A Personal View
by Allan Dodds
October 14, 1998
This is indeed a great loss to all of us, especially blind and visually impaired people, of whom Dr. Jernigan was champion. Jernigan was one of the few giants in the field I ever had the privilege to speak with, although somehow we never got around to meeting as we had intended.
When I was going through a phase of despair and was about to throw in the towel in this field of human endeavor, Kenneth gave me hope. He made me realize that my efforts might not have the effect I had anticipated, that others would try to silence me, and that often history has to catch up. "The evil that men do lives after them; the good is oft interred with their bones."
I grew concerned about his health when I read his last contribution to the Braille Monitor (a publication which Dr. Jernigan saw to it that I receive for life). In that edition Dr. Jernigan wrote rapturously about his love of poetry, one which I share, and he cited some very beautiful lines, which he himself had crafted using centuriesold rhyme forms and metersa severe discipline, but one which he used without evident effort. (The art of course lies in concealing the art, and the sonnet is the most difficult form to master.)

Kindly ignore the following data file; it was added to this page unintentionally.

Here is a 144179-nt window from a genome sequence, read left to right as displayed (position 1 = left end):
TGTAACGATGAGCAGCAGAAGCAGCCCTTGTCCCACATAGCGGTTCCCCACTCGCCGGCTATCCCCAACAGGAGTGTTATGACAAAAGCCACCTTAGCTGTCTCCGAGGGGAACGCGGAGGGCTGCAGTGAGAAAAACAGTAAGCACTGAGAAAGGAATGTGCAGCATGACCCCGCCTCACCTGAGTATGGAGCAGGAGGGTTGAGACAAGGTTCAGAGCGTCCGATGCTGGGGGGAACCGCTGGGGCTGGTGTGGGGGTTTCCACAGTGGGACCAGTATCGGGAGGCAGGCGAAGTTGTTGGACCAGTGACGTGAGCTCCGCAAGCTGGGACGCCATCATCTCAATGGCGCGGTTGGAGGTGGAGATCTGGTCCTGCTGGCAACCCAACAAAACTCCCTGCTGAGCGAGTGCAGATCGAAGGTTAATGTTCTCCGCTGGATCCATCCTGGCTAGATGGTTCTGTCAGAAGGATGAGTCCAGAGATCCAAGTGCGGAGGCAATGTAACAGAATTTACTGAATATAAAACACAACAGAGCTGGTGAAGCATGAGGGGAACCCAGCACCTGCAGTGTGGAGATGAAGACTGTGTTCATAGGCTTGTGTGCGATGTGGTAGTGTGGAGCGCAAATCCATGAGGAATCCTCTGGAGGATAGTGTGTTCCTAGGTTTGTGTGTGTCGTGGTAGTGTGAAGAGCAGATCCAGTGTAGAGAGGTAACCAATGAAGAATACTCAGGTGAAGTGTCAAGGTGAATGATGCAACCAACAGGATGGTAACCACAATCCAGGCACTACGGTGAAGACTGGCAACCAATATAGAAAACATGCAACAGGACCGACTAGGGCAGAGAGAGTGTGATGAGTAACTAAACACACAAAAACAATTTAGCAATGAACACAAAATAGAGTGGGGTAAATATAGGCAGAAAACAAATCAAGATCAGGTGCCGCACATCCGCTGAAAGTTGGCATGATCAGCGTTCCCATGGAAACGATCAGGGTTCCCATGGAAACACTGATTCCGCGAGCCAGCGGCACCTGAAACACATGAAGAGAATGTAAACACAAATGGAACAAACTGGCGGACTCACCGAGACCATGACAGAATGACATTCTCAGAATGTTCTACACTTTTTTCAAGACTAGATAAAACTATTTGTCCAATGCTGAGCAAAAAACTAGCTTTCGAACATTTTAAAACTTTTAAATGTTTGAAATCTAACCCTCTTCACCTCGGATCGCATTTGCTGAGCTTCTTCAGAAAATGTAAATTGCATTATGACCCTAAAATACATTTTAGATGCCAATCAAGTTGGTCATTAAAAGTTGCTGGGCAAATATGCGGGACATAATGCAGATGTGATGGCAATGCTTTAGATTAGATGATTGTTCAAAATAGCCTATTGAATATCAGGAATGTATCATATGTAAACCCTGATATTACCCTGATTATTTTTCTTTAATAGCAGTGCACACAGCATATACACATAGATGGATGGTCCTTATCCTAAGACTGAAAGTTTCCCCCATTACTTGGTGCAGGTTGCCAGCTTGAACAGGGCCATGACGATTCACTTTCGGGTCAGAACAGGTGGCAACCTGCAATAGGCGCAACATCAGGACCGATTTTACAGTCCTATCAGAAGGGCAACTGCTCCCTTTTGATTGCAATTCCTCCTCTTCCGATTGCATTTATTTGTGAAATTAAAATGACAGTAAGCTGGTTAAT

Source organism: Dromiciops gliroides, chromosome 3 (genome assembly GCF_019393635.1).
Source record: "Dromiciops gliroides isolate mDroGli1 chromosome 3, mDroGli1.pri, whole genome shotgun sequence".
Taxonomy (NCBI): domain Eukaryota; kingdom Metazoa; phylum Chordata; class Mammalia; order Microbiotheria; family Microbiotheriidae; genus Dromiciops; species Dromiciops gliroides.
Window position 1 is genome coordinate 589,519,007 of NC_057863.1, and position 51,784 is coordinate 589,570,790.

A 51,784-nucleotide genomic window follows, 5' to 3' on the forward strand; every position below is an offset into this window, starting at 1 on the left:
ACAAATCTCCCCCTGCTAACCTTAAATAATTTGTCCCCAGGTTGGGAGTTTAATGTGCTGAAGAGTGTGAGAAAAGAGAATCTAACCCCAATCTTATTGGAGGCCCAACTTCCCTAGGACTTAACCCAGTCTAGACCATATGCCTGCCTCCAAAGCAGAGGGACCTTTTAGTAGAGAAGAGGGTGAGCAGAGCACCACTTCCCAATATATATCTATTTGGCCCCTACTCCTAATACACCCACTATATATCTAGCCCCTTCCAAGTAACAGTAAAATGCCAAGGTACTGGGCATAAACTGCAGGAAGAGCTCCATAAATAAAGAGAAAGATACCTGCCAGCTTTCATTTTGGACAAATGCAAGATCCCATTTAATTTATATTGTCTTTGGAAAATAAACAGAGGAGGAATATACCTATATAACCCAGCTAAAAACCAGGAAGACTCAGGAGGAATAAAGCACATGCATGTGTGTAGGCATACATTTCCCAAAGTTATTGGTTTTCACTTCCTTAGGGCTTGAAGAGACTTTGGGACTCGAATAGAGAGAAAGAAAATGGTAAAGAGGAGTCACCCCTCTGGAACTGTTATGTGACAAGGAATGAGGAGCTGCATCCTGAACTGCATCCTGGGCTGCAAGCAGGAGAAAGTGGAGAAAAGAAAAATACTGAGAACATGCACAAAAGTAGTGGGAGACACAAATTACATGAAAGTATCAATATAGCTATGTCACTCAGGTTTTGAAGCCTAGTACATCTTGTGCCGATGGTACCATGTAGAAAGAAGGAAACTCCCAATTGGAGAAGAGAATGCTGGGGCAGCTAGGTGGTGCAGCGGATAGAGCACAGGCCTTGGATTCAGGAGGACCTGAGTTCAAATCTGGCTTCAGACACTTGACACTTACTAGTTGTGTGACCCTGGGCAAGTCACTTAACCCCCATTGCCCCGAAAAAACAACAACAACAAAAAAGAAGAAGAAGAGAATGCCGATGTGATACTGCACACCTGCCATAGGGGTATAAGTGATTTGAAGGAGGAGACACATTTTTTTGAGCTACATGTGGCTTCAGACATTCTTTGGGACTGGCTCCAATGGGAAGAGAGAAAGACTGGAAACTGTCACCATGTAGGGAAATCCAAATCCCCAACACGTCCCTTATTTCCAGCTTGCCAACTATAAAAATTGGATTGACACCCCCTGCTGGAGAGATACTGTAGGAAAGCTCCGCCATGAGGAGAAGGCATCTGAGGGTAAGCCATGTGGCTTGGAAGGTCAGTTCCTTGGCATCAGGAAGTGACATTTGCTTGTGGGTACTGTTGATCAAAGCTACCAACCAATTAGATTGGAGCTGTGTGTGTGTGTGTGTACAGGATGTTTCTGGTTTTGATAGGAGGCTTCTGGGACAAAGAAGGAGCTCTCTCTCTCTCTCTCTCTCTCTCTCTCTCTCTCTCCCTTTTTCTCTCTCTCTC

With Dr. Jernigan's encouragement, and through his example, I was able to transcend the petty egotisms which often infect those working in this field. His loss to us all is immeasurable, but what he leaves behind is of even greater magnitude. Dr. Jernigan did no evil in his life, and he leaves us with the awesome responsibility of trying to do the same.
Dr. Allan Dodds